When my heart, weary of the surrounding darkness, tries to find
some rest in the thought of a life to come, my anguish increases.
It seems to me that out of the darkness I hear the mocking voice
of the unbeliever: "You dream of a land of light and fragrance,
you dream that the Creator of these wonders will be yours for
ever, you think one day to escape from these mists where you now
languish. Nay, rejoice in death, which will give you, not what you
hope for, but a night darker still, the night of utter
nothingness!" . . .
Here she describes beautifully the siren's song of our godless modern society. No wonder that depression is epidemic in our society - just look at the huge sale of anti-depressants. The little flower in her simple way is revealing to us the true cause of this infirmity. No wonder that Pope John Paul II made her a Doctor of the Church. She truly has the correct diagnosis and the cure for the greatest disease that afflicts modern man. For disease does not just come from bacteria and virus - these are diseases of the physical body - but there are also spiritual diseases that afflict the soul. For these, the pharmaceutical companies have no cure. At best, they can attempt to cover up the symptoms. But search as they may for a physical source to these maladies, they continuously come up empty.Each time that my enemy would provoke me to combat, I behave as a
Here is where Reason fails, and Faith must take over. Why is this so difficult for our Modern Sciences to accept? The ancients understood this well, but our modern egos do not allow us to accept that there is a God that is greater than Man.
In abandoning Faith and embracing Reason as the sole source of Truth, we plunge into the abyss of atheism and agnosticism. To avoid seeing the true nature of this false world, we obsess over youth and earthly delights. We say this is based on reality, and yet we refuse to confront the ultimate reality of Death and all its implications. Without knowing it, we actually end up embracing Death. But not Death as a door to another world, but Death as "utter nothingness". What meaning then do our earthly lives have?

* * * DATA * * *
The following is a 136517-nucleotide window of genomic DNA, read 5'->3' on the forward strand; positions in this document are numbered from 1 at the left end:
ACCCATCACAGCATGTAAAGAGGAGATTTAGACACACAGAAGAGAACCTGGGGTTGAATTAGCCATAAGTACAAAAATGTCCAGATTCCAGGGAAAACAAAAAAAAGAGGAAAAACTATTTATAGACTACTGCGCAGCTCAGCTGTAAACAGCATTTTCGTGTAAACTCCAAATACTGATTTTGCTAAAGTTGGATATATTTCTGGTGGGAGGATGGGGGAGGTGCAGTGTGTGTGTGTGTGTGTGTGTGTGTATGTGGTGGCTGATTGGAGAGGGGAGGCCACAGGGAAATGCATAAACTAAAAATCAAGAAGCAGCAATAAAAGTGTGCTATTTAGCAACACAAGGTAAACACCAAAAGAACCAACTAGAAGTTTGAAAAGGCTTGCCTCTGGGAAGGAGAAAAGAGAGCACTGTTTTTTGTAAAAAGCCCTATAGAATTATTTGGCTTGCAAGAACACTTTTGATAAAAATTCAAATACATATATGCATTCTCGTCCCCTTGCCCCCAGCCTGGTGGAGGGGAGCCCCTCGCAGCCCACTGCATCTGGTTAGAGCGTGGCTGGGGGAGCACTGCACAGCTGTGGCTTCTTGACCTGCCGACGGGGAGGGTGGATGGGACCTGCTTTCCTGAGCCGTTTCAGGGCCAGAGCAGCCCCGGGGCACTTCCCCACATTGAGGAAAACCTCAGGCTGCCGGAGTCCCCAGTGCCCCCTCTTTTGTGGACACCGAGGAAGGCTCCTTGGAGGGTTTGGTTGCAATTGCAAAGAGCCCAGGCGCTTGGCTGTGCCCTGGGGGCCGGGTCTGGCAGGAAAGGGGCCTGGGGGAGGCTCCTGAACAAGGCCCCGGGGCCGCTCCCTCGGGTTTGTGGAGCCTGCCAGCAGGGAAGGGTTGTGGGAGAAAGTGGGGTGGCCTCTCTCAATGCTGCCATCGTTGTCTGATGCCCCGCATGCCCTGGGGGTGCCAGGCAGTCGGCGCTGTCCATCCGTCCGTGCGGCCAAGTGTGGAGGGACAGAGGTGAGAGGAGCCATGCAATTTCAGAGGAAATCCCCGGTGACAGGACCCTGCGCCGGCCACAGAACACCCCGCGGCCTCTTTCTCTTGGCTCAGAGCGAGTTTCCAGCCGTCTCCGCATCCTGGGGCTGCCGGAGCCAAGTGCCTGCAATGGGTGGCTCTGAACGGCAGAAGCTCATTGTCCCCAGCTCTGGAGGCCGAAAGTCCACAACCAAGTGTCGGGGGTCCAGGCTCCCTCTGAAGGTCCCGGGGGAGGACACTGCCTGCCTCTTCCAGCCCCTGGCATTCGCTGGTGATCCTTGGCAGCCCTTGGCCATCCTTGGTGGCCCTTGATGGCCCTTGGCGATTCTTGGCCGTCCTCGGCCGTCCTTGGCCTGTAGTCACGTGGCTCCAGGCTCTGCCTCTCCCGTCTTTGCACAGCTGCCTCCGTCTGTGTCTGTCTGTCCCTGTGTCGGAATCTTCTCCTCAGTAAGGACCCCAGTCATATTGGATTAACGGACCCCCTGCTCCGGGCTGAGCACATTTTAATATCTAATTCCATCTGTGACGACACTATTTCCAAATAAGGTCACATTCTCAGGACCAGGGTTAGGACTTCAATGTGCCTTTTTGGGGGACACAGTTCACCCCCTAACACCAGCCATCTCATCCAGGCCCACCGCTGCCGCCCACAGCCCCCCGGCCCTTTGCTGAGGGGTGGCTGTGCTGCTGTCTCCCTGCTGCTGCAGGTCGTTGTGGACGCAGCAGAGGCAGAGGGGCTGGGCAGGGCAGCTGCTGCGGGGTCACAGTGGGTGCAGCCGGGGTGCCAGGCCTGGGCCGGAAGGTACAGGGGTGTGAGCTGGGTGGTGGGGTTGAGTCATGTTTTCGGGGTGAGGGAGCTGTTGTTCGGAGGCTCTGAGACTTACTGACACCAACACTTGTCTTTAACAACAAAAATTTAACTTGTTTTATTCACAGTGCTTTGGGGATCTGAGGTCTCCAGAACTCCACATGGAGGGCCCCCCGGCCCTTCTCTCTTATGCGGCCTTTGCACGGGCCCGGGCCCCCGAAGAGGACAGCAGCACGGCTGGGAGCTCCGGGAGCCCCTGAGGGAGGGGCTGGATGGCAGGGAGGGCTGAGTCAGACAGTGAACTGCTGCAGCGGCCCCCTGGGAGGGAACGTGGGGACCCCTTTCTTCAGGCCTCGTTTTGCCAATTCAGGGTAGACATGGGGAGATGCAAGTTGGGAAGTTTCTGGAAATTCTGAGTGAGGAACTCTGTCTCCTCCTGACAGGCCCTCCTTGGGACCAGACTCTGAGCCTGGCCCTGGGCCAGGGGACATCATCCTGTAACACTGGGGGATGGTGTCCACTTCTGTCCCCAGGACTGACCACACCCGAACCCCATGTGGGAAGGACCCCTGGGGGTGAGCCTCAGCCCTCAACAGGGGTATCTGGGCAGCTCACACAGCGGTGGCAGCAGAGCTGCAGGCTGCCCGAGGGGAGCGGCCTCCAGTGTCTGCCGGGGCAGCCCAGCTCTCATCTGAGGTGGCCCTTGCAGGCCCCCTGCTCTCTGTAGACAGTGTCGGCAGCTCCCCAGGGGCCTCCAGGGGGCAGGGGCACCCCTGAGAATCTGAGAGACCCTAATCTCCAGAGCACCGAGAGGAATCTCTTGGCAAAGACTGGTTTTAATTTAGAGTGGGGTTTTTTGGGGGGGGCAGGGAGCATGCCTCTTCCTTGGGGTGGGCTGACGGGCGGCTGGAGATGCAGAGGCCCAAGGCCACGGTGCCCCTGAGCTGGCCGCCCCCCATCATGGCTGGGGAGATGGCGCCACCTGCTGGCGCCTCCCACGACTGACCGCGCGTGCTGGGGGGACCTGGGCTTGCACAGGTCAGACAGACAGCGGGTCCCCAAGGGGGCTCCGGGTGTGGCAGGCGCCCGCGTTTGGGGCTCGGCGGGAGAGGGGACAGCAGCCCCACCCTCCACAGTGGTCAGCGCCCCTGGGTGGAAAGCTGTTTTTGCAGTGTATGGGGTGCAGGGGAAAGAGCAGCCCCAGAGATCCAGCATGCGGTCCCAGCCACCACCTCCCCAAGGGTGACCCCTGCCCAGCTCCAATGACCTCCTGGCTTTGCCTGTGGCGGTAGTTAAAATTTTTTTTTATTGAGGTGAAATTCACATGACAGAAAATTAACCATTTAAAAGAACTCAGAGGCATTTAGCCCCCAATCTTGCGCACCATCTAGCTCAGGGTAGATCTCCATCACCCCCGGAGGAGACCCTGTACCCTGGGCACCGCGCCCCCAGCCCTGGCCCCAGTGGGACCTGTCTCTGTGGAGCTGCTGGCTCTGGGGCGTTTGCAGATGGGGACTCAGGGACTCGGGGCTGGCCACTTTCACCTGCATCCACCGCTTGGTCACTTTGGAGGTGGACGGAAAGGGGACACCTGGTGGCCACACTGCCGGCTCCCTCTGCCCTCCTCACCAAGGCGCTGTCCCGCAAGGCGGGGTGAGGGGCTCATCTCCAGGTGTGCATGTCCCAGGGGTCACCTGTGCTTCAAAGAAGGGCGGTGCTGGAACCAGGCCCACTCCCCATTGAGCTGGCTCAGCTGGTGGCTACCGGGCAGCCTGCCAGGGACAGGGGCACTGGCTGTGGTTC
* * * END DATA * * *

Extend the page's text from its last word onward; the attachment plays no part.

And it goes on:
Shortly after this, Thérèse describes her ordeals with Satan as she pleads with Jesus for the souls of the unbelievers.
gallant soldier. I know that a duel is an act of cowardice, and
so, without once looking him in the face, I turn my back on the
foe, then I hasten to my Saviour, and vow that I am ready to shed
my blood in witness of my belief in Heaven. I tell him, if only He
will deign to open it to poor unbelievers, I am content to
sacrifice all pleasure in the thought of it as long as I live. And
in spite of this trial, which robs me of all comfort, I still can
say: "Thou hast given me, O Lord, delight in all Thou dost."
For what joy can be greater than to suffer for Thy Love? The more
the suffering is and the less it appears before men, the more is
it to Thy Honour and Glory. Even if--but I know it to be
impossible--Thou shouldst not deign to heed my sufferings, I
should still be happy to bear them, in the hope that by my tears I
might perhaps prevent or atone for one sin against Faith.
Her belief in Heaven is unshakeable. Here in this passage I think I am hearing through Thérèse the thoughts of the martyrs as they went bravely to their deaths, praising Jesus and accepting their fates as God's will. These acts of self-sacrifice and martyrdom inspired many of the early Christians to believe, and even today is part of the reason for the quick spread of Christianity wherever it is openly persecuted.When I sing of the happiness of Heaven and the eternal possession
We live in a society where Christians are not physically persecuted. And yet there is a pernicious form of persecution that the little flower describes so well here. Satan is indeed hard at work spreading the "sin against Faith", and turning young children of faith into "poor unbelievers". Those who believe in Heaven like St. Thérèse are ridiculed. "Prove it!" they say. They might as well be in the crowd before Pilate crying "Crucify Him!"
This is indeed ironic because the rational Roman governor, Pilate, could find no reason to sentence Jesus to death, while it was the religious leaders of the time that demanded he be crucified. Today it is the voice of Reason that leads the call for the banning of religion from public places - a virtual death sentence for Christianity even more slow and torturous than crucifixion.
Christ addressed this modern crisis of Faith when he spoke these words to the Apostle Thomas, "Blessed are those who have not seen and have believed."